SupportPay’s pitch to the parent who receives child support is to show the other “just how expensive your children really are.” And part of the pitch to the paying spouse is that you can view receipts to see where the money is actually being spent, presumably for the kid.

Via the app, you’ll receive reminders and notifications that, as SupportPay puts it, you don’t have to add “pay my ex” to your to-do list.

There’s a free version of the app, but among its restrictions is a limit of uploading just two expenses per month. For unlimited expense entries and other benefits, you're looking at a premium annual rate of $19.99 a month per parent; reduced by $5 to $14.99 a month if you pay annually.


TalkingParents 

For most couples, it's a given that you and the ex won't always see eye-to-eye – and that can surely be said for couples that stay together, too. But in theory, anyway, you both have the kids' best interest at heart, so communication is key. 

Whether you are on amicable terms or not, TalkingParents records your exchange with a co-parent are time-stamped when you sent them and when the other person reads them and, if need be, are admissible in court.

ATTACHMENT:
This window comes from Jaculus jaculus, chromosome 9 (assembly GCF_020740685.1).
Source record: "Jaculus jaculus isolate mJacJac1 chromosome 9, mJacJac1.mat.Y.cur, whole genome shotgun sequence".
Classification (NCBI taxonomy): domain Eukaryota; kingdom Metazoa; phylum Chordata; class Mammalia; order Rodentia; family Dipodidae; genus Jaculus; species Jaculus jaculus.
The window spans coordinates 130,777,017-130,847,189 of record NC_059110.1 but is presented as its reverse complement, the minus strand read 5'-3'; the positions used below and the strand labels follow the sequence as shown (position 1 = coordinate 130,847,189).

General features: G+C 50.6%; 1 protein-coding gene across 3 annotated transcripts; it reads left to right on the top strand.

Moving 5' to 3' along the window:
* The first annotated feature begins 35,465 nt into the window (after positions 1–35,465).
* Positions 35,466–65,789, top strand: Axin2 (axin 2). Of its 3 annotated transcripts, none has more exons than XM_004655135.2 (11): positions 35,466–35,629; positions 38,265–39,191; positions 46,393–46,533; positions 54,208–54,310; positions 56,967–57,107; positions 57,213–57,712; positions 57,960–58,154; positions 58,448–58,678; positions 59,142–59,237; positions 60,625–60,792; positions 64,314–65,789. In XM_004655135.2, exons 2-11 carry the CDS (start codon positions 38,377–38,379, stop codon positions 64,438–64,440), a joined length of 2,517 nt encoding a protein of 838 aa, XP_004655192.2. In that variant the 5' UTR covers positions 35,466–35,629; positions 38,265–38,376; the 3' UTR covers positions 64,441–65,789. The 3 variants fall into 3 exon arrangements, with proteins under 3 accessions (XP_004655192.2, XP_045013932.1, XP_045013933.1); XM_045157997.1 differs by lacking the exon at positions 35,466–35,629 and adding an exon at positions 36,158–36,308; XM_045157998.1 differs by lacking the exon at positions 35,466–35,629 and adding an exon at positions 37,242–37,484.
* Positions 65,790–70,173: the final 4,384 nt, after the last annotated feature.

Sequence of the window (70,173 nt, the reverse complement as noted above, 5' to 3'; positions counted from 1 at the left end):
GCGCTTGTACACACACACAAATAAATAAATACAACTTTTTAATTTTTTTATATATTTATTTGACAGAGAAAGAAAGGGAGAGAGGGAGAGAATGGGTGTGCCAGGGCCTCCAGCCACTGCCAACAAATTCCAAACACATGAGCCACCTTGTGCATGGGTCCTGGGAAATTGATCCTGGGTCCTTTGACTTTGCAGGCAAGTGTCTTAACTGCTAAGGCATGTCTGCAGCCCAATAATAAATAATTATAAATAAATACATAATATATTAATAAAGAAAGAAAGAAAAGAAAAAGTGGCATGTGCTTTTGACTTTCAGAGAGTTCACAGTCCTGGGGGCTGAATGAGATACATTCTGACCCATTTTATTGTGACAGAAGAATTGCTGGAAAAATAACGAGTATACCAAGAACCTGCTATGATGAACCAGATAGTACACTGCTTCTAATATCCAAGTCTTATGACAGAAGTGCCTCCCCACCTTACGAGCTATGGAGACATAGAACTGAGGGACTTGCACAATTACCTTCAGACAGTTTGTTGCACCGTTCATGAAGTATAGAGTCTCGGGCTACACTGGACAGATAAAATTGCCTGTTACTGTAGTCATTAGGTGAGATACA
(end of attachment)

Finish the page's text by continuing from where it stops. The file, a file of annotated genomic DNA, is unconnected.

You can also keep a personal journal with notes that won't be shared with your ex.

Though the service is free, a premium plan you’ll need for certain features, including the use of the iOS and Android apps, costs $4.99 a month, with added fees for downloading PDFs of conversations and other documents. 


Mend

A screen from the Mend app.


A screen from the Mend app. (Photo: Mend)

Founded by ex-Googler Elle Huerta following a breakup, Mend is billed as a “personal coach for the brokenhearted,” an app that might help you recover from the painful end of your relationship. When you first sign up, you give one reason for the breakup (infidelity, fell out of love, etc.), indicate the last time you had any contact with your ex, and go on from there. 

Huerta, who serves as the narrator through training sessions that cater to your circumstances, says about 20% of the Mend user base are divorced.